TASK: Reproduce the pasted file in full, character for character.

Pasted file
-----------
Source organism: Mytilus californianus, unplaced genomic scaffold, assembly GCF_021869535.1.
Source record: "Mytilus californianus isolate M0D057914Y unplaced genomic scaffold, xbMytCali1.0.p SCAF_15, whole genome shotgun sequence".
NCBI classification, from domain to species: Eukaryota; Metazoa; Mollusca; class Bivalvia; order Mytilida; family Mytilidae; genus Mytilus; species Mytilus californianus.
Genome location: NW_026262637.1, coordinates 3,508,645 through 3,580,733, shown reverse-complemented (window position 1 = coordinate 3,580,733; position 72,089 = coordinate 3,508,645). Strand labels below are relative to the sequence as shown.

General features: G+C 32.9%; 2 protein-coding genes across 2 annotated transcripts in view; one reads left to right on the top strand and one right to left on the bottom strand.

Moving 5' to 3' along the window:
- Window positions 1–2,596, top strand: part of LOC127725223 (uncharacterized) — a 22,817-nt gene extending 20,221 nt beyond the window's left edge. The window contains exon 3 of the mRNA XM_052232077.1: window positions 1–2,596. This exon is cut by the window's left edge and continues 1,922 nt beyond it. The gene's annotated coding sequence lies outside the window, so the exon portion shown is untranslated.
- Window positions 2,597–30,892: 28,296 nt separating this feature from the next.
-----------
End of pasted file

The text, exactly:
Source organism: Mytilus californianus, unplaced genomic scaffold, assembly GCF_021869535.1.
Source record: "Mytilus californianus isolate M0D057914Y unplaced genomic scaffold, xbMytCali1.0.p SCAF_15, whole genome shotgun sequence".
NCBI classification, from domain to species: Eukaryota; Metazoa; Mollusca; class Bivalvia; order Mytilida; family Mytilidae; genus Mytilus; species Mytilus californianus.
Genome location: NW_026262637.1, coordinates 3,508,645 through 3,580,733, shown reverse-complemented (window position 1 = coordinate 3,580,733; position 72,089 = coordinate 3,508,645). Strand labels below are relative to the sequence as shown.

General features: G+C 32.9%; 2 protein-coding genes across 2 annotated transcripts in view; one reads left to right on the top strand and one right to left on the bottom strand.

Moving 5' to 3' along the window:
- Window positions 1–2,596, top strand: part of LOC127725223 (uncharacterized) — a 22,817-nt gene extending 20,221 nt beyond the window's left edge. The window contains exon 3 of the mRNA XM_052232077.1: window positions 1–2,596. This exon is cut by the window's left edge and continues 1,922 nt beyond it. The gene's annotated coding sequence lies outside the window, so the exon portion shown is untranslated.
- Window positions 2,597–30,892: 28,296 nt separating this feature from the next.